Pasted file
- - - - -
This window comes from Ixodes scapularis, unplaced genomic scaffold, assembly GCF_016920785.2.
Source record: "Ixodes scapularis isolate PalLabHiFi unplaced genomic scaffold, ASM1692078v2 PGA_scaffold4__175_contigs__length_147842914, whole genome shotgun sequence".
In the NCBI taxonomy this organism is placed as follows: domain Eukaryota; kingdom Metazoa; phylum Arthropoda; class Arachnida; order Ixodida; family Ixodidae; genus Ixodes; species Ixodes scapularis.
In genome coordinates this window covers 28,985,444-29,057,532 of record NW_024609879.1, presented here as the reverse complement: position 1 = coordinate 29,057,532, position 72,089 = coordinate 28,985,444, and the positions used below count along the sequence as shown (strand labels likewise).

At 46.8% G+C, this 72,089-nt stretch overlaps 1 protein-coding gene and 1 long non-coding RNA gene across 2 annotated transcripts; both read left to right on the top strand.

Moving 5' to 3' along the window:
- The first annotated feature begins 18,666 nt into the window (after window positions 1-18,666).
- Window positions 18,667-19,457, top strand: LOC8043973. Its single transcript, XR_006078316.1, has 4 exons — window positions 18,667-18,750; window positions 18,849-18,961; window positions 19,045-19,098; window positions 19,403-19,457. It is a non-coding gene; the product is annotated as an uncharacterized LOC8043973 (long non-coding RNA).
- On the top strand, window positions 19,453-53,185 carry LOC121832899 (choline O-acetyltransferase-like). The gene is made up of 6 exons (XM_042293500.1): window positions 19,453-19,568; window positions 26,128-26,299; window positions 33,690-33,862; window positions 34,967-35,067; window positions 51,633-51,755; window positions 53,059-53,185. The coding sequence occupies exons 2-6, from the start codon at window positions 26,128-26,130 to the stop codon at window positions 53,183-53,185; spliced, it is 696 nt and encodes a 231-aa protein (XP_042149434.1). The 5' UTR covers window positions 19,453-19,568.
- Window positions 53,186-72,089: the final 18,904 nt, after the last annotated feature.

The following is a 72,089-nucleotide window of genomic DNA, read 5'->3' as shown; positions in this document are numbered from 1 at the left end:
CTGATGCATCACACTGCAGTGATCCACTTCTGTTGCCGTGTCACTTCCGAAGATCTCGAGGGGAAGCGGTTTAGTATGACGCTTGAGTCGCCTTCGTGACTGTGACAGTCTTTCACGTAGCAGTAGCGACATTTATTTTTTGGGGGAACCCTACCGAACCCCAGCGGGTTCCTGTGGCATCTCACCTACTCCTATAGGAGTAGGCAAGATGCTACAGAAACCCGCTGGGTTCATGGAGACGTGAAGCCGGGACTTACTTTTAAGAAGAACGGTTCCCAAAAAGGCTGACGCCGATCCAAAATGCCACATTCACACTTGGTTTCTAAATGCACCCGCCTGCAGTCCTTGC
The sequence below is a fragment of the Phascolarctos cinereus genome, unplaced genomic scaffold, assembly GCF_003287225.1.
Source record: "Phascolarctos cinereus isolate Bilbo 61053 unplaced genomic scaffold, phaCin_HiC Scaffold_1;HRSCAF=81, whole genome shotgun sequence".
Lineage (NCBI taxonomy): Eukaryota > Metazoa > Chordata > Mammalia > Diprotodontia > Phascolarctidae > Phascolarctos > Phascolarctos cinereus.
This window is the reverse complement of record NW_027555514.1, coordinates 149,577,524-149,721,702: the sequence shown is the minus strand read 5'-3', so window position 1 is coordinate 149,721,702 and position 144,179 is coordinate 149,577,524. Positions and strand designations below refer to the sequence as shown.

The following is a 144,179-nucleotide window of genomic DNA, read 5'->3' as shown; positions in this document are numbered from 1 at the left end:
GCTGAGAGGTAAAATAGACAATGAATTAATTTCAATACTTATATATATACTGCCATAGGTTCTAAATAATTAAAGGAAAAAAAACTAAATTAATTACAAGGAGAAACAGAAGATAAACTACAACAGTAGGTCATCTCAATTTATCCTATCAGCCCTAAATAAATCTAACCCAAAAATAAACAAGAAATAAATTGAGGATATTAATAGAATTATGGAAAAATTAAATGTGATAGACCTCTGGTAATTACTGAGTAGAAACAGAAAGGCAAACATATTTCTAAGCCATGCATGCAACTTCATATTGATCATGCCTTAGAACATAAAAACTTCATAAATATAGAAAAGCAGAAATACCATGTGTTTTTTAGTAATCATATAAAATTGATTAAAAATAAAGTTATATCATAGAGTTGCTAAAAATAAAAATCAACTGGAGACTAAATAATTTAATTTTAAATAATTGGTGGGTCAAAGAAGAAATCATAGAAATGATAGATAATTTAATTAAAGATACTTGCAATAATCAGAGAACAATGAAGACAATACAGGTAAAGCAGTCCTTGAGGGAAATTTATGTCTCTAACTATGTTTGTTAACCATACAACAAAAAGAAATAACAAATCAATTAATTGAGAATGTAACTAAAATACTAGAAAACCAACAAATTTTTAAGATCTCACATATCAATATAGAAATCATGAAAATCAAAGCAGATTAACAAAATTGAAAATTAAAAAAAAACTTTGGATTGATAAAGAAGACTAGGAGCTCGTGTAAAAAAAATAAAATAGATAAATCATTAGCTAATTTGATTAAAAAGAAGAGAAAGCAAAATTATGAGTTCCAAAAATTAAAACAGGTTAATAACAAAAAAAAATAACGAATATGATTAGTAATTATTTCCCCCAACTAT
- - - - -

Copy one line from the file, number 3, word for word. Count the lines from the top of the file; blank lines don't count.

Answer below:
In the NCBI taxonomy this organism is placed as follows: domain Eukaryota; kingdom Metazoa; phylum Arthropoda; class Arachnida; order Ixodida; family Ixodidae; genus Ixodes; species Ixodes scapularis.